Diabetes:Three Major Types
- Type 1 diabetes is usually diagnosed in childhood. Many patients are diagnosed when they are older than age 20. In this disease, the body makes little or no insulin. Daily injections of insulin are needed. The exact cause is unknown. Genetics, viruses, and autoimmune problems may play a role.
- Type 2 diabetes is far more common than type 1. It makes up most of diabetes cases. It usually occurs in adulthood, but young people are increasingly being diagnosed with this disease. The pancreas does not make enough insulin to keep blood glucose levels normal, often because the body does not respond well to insulin. Many people with type 2 diabetes do not know they have it, although it is a serious condition. Type 2 diabetes is becoming more common due to increasing obesity and failure to exercise.
- Gestational diabetes is high blood glucose that develops at any time during pregnancy in a woman who does not have diabetes. Women who have gestational diabetes are at high risk of type 2 diabetes and cardiovascular disease later in life.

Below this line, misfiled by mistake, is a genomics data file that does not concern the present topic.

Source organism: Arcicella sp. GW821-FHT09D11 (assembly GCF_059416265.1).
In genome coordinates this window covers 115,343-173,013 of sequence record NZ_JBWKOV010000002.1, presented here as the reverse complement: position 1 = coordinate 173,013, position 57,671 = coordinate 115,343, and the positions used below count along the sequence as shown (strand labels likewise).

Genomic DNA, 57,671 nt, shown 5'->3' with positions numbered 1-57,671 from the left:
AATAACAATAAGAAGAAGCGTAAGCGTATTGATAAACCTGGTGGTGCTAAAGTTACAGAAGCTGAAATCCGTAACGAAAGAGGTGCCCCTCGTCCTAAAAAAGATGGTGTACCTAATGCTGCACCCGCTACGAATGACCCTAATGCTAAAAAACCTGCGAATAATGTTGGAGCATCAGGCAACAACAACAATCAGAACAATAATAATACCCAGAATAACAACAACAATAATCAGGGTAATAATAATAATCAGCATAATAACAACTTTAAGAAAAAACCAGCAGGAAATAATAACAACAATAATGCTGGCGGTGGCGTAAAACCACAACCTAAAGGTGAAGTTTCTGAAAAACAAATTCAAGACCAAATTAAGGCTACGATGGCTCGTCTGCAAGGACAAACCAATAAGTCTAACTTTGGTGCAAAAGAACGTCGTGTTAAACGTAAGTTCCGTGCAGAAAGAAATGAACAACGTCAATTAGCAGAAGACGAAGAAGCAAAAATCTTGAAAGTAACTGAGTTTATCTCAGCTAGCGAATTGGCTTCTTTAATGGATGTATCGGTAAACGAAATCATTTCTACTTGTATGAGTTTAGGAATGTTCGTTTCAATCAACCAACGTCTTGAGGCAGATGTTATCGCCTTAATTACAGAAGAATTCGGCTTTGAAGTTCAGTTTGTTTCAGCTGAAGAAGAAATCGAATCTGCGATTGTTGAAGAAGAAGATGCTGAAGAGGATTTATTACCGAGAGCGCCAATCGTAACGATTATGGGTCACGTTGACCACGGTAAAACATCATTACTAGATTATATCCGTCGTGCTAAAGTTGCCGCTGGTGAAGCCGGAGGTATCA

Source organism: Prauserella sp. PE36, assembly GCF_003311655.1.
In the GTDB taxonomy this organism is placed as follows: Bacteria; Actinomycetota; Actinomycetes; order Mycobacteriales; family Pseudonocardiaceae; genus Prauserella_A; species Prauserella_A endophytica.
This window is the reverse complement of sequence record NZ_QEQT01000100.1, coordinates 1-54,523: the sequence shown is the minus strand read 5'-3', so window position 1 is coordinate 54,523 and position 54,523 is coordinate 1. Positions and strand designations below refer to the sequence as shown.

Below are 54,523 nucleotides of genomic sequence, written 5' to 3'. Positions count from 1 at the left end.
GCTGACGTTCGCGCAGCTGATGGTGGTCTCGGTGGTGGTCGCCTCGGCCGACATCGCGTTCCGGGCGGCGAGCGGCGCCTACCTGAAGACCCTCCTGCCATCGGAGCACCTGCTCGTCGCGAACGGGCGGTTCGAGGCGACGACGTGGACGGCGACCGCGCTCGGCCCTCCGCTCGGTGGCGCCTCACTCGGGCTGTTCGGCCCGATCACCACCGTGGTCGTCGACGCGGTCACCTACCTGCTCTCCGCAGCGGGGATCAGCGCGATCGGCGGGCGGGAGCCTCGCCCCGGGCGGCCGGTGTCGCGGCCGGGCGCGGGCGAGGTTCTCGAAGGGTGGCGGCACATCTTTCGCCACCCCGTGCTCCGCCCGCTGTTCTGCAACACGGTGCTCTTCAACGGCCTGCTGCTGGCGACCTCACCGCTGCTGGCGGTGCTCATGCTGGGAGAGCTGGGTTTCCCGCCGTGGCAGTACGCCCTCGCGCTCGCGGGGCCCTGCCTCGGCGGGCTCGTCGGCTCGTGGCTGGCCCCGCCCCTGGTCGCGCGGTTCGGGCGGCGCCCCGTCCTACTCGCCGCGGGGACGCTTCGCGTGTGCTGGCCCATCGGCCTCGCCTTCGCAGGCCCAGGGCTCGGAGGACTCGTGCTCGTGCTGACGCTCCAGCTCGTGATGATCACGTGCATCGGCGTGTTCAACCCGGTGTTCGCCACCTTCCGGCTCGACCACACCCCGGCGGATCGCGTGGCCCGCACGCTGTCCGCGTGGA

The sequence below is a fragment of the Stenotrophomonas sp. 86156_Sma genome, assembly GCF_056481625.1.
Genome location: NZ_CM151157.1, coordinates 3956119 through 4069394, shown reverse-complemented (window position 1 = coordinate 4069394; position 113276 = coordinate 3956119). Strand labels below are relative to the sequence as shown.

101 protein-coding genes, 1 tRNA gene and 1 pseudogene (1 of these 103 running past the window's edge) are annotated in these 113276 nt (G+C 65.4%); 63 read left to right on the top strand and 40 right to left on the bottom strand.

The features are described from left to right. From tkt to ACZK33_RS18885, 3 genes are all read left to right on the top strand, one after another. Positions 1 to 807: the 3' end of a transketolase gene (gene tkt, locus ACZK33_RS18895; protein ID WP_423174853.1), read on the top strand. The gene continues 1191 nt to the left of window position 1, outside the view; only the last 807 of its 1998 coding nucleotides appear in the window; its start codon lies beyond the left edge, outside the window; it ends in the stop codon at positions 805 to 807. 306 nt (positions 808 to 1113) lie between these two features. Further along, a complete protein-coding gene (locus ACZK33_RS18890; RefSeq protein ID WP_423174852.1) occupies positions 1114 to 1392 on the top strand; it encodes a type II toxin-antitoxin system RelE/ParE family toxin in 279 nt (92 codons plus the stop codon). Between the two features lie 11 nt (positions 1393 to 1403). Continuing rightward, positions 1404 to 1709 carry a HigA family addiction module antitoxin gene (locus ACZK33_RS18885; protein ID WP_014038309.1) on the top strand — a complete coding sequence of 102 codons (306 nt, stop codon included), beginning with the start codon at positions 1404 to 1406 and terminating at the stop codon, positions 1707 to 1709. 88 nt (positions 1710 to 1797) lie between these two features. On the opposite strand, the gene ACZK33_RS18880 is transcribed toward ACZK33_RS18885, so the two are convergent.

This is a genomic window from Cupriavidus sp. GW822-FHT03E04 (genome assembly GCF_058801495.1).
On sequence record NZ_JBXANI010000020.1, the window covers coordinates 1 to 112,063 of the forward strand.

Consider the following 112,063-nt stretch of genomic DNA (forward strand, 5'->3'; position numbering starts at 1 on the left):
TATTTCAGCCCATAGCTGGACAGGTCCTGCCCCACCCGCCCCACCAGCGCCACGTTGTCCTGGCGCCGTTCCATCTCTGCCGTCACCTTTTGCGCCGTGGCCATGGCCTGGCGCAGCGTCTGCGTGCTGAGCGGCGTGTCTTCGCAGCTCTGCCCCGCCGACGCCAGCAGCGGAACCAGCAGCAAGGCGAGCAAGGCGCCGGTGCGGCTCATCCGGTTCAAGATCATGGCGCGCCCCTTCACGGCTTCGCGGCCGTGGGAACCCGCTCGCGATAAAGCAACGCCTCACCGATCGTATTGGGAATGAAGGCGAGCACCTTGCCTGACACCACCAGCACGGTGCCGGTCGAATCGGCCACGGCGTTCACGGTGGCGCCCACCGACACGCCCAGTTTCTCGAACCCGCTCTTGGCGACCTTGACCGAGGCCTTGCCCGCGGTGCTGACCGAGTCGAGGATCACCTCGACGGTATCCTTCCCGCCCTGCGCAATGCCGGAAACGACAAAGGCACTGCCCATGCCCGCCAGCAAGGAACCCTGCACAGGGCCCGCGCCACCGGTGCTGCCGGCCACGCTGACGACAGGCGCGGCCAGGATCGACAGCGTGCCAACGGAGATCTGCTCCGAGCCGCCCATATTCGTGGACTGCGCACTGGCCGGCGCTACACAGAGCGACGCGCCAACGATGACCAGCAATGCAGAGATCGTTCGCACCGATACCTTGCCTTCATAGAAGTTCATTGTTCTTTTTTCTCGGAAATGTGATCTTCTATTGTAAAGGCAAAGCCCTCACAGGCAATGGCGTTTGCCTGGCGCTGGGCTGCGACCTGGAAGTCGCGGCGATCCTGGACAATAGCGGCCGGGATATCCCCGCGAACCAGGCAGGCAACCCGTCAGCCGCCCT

Diabetes affects more than 20 million Americans. Over 40 million Americans have prediabetes (early type 2 diabetes).
There are many risk factors for type 2 diabetes, including:
- Age over 45 years
- A parent, brother, or sister with diabetes
- Gestational diabetes or delivering a baby weighing more than 9 pounds
- Heart disease
- High blood cholesterol level
- Not getting enough exercise
- Polycystic ovary disease (in women)
- Previous impaired glucose tolerance
- Some ethnic groups (particularly African Americans, Native Americans, Asians, Pacific Islanders, and Hispanic Americans)
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